March 14, 2010
lecto-ergo-sum:

This is In Voluptas Mors (English title: “Voluptuous Death”),  a surrealistic portrait of Spanish artist Salvador Dalí, made in collaboration with photographer Philippe Halsman (1951). The image depicts Dalí posing beside a giant skull, a tableau vivant (or “living picture”) comprising seven nude female models. Halsman took three hours to arrange the models according to a sketch by Dalí.
What at first may appear to be merely an example of memento mori (Latin for “remember (that you have) to die”) is actually a more complex fusion or interplay between notions of “sex” and “death”. The depiction draws upon the symbolic tradition of vanitas (from the Latin literally meaning “emptiness” or “insubstantial”), an artistic style which served as a reminder of the transience of life, the futility of pleasure, and the certainty or inevitability of death. What is unusual here is the incorporation of voluptas or voluptuousness (expressed through the female nudes — “Voluptas” being a character in Greek mythology, daughter of Eros and Psyche, and goddess of “sensual pleasure”) within the physical constitutive structure of the symbol of vanitas itself(the human skull). The image presents a fusion of eros (erotic or sexual love) and thanatos (death) in a single object (therefore, in voluptas mors — quite literally one finds “death in the voluptous”). One should also observe the counterposition between the figures of the male artist and female subjects which raises questions about their relationship to one another.
Image source: http://blogdofavre.ig.com.br/wp-content/uploads/2009/01/salvador_dali1.jpg.

lecto-ergo-sum:

This is In Voluptas Mors (English title: “Voluptuous Death”),  a surrealistic portrait of Spanish artist Salvador Dalí, made in collaboration with photographer Philippe Halsman (1951). The image depicts Dalí posing beside a giant skull, a tableau vivant (or “living picture”) comprising seven nude female models. Halsman took three hours to arrange the models according to a sketch by Dalí.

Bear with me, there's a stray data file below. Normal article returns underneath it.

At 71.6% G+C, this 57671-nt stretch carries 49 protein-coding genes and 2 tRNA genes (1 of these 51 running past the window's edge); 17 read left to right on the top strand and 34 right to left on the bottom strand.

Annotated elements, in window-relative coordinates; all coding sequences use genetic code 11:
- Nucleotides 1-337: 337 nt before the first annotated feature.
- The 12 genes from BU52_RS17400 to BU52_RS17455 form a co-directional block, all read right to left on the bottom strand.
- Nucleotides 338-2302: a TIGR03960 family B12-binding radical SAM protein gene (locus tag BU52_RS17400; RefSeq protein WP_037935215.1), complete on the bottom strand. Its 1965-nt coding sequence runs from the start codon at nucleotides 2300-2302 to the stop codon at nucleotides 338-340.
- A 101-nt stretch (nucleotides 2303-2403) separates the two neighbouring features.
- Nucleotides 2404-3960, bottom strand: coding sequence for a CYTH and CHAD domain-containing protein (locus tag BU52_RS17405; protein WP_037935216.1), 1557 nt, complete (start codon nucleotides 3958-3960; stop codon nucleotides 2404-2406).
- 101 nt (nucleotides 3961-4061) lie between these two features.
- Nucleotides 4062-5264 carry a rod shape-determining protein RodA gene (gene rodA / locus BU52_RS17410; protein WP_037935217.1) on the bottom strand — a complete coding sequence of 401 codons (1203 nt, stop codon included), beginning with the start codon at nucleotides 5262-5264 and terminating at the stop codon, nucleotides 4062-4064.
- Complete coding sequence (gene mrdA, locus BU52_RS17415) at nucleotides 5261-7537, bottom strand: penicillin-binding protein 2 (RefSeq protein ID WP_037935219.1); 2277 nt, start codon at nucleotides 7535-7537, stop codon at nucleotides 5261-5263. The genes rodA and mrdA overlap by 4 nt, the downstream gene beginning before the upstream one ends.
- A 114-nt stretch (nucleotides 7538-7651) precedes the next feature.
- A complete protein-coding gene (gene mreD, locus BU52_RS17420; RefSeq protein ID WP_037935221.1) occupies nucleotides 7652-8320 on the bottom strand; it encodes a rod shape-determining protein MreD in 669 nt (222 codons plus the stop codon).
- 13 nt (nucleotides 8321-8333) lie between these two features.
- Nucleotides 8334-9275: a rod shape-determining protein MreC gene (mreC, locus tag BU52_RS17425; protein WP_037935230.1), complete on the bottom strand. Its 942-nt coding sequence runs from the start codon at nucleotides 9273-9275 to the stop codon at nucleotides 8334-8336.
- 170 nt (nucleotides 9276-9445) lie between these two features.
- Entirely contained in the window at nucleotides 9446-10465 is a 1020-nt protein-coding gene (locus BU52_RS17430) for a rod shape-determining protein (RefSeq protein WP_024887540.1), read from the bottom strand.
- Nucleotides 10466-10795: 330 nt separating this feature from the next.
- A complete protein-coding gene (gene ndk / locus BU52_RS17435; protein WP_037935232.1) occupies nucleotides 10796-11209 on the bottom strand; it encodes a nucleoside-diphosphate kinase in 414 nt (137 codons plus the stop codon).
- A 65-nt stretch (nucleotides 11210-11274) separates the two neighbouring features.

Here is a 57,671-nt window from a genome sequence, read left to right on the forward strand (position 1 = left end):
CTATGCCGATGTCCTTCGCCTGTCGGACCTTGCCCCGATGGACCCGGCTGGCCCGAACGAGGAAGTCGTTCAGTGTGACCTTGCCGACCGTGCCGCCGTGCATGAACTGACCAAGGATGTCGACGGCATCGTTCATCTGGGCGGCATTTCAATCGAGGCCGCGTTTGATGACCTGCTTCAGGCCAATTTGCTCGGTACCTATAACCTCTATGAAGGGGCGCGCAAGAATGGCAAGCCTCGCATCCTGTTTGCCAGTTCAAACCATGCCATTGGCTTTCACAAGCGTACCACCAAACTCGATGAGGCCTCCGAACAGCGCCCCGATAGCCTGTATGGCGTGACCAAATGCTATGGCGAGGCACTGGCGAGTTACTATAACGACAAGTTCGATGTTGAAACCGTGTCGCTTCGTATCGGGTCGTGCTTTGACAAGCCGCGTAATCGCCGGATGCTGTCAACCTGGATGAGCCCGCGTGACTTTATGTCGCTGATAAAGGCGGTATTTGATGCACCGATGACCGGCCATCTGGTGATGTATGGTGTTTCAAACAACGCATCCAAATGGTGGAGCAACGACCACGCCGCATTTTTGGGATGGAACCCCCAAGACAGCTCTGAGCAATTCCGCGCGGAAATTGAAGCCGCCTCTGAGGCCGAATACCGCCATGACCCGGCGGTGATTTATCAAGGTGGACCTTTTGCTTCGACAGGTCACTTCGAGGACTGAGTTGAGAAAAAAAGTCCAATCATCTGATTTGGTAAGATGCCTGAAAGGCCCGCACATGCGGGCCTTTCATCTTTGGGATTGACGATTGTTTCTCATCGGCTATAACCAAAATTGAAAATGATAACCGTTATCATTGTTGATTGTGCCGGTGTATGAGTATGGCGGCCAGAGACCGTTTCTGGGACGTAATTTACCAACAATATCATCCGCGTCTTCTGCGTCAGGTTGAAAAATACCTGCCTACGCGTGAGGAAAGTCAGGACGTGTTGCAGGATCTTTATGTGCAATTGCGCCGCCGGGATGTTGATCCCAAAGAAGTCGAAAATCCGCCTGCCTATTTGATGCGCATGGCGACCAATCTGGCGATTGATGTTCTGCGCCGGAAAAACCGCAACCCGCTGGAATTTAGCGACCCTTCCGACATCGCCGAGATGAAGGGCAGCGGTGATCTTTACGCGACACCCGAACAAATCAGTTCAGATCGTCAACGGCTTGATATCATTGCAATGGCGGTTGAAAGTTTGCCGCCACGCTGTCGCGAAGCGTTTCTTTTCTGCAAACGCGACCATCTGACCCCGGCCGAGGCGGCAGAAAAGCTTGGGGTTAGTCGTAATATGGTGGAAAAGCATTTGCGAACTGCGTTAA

What at first may appear to be merely an example of memento mori (Latin for “remember (that you have) to die”) is actually a more complex fusion or interplay between notions of “sex” and “death”. The depiction draws upon the symbolic tradition of vanitas (from the Latin literally meaning “emptiness” or “insubstantial”), an artistic style which served as a reminder of the transience of life, the futility of pleasure, and the certainty or inevitability of death. What is unusual here is the incorporation of voluptas or voluptuousness (expressed through the female nudes — “Voluptas” being a character in Greek mythology, daughter of Eros and Psyche, and goddess of “sensual pleasure”) within the physical constitutive structure of the symbol of vanitas itself(the human skull). The image presents a fusion of eros (erotic or sexual love) and thanatos (death) in a single object (therefore, in voluptas mors — quite literally one finds “death in the voluptous”). One should also observe the counterposition between the figures of the male artist and female subjects which raises questions about their relationship to one another.

Image source: http://blogdofavre.ig.com.br/wp-content/uploads/2009/01/salvador_dali1.jpg.

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